“I’m sorry. I just wanted to see the sheep freed. I don’t know much about sheep.” He looked at her through squinted eyes as the sun shone down on him.

Stella finished fastening the wire, then pulling a handkerchief from her pocket, wrapped her finger to stop the bleeding. She moved toward the stranger. She paused about four feet inside the fence.

“Sheep are stupid animals. That’s why, in the old days, there were shepherds who worked moving the flocks from grazing site to grazing site. The sheep came to know the shepherd’s voice and learned they could trust the shepherd. The shepherd not only herded the sheep to provide food, he protected the sheep from predators, and he loved the sheep. He made sure each and every sheep in his flock had a name, and he knew each one by name.”

“I heard you call the one that was stuck, Lulabelle. You named all your sheep too, didn’t you?”

“That’s right.”

“But how can you tell them apart? They all look the same to me.”

“When you raise sheep, you have to spend a lot of time with them. Sheep still need shepherds today, and when you spend time with them and love them, it’s easy to tell them apart. Thanks for letting me know about Lulabelle.”

“You’re welcome, and thank you for the sheep lesson.”

Stella smiled and nodded to the stranger, then walked up through the pasture toward her house, the sheep following her as she went.

Flash Fiction Friday: Puppy Love

Puppy Love

by Kelly F. Barr

Janie rode her bike home from school, but stopped outside the pet shop display window. In the window was a litter of eight puppies – some were black and white, some brown with white spots. Janie put her hand on the window and a black and white puppy waddled over and pressed his nose against the window across from the same spot. Janie squatted down, put her face near the window, and said, “Hi there. You are so cute!”

She parked her bike where it wouldn’t block sidewalk traffic and raced into the pet shop.

“Well, Janie. What brings you into my shop this sunny afternoon?”

“Hi Mr. Walters. I was looking at the puppies in the front window. Could I hold one of them?”

Mr. Walters smiled at her. “One of them caught your attention, huh?”

Janie bobbed her head up and down. “A little black and white one. It came right up to my hand at the window.”

Mr. Walters walked to the front window, Janie on his heels. He opened a panel and let Janie look in and point out the puppy that had caught her eye. Then he reached in, brought the pup out, and handed him to Janie.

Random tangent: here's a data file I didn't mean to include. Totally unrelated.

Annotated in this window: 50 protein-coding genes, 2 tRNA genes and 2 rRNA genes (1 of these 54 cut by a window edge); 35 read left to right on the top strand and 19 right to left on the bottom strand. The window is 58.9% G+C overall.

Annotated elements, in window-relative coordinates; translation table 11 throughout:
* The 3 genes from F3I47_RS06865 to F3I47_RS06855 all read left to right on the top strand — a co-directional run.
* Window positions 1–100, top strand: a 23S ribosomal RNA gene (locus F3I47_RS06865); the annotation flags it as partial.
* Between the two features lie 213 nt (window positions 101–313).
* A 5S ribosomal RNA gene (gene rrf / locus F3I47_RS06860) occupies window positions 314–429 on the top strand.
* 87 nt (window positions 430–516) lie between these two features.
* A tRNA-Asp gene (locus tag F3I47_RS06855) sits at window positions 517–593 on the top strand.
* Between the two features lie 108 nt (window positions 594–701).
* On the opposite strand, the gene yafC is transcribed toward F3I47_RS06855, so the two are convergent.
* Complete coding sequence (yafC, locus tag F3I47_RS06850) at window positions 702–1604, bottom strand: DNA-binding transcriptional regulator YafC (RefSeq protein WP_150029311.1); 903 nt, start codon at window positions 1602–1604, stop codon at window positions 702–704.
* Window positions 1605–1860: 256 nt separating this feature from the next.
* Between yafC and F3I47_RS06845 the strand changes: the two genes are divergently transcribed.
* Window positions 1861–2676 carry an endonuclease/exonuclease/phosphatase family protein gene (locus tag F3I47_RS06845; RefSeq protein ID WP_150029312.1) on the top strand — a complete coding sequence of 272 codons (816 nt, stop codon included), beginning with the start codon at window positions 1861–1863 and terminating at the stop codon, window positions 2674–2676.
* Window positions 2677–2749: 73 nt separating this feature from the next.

The little ball of fluff nestled into her neck and put it’s head up and licked her chin. Janie giggled. “See, Mr. Walters, he likes me!”

“Yes he does. But Janie, a dog needs to be well taken care of. He needs to be fed twice a day. He’ll need to be trained to go to the bathroom outside. You’ll need to take him outside quite frequently until he gets bigger. And he’ll need to be taken for walks. He’ll need annual checkups at the veterinarian’s clinic too. It’s a big job to take care of a puppy.”

“Oh, I don’t mind. I can do it because he’s so cute, and he’ll be my best friend.” Janie paused and wrinkled her brow.

“What is it Janie?”

“Well … first I have to buy him. How much is he?”

“He’s $200.”

Janie frowned. “That’s a lot of money.”

“Yes it is, but it’s not as much as a purebred puppy would cost.”

Janie looked up at Mr. Walters. “What kind of puppy is he?”

“He’s called a Borgi. He’s a mix between a Border Collie and a Welsh Corgi.”

“Mr. Walters, could you promise not to sell him until I can talk to my parents and, maybe, bring them to see him?”

Mr. Walters looked at the puppy, now asleep in Janie’s arms. He rubbed his chin with an index finger. “Well, usually, puppies are sold on a first come, first served basis.”

Janie’s lower lip quivered, and Mr. Walters said, “I suppose … well, you are the first one to ask about him. So, I guess I can wait until … Friday?”

A wide grin spread across Janie’s lips. “Two days? Do you mean it?”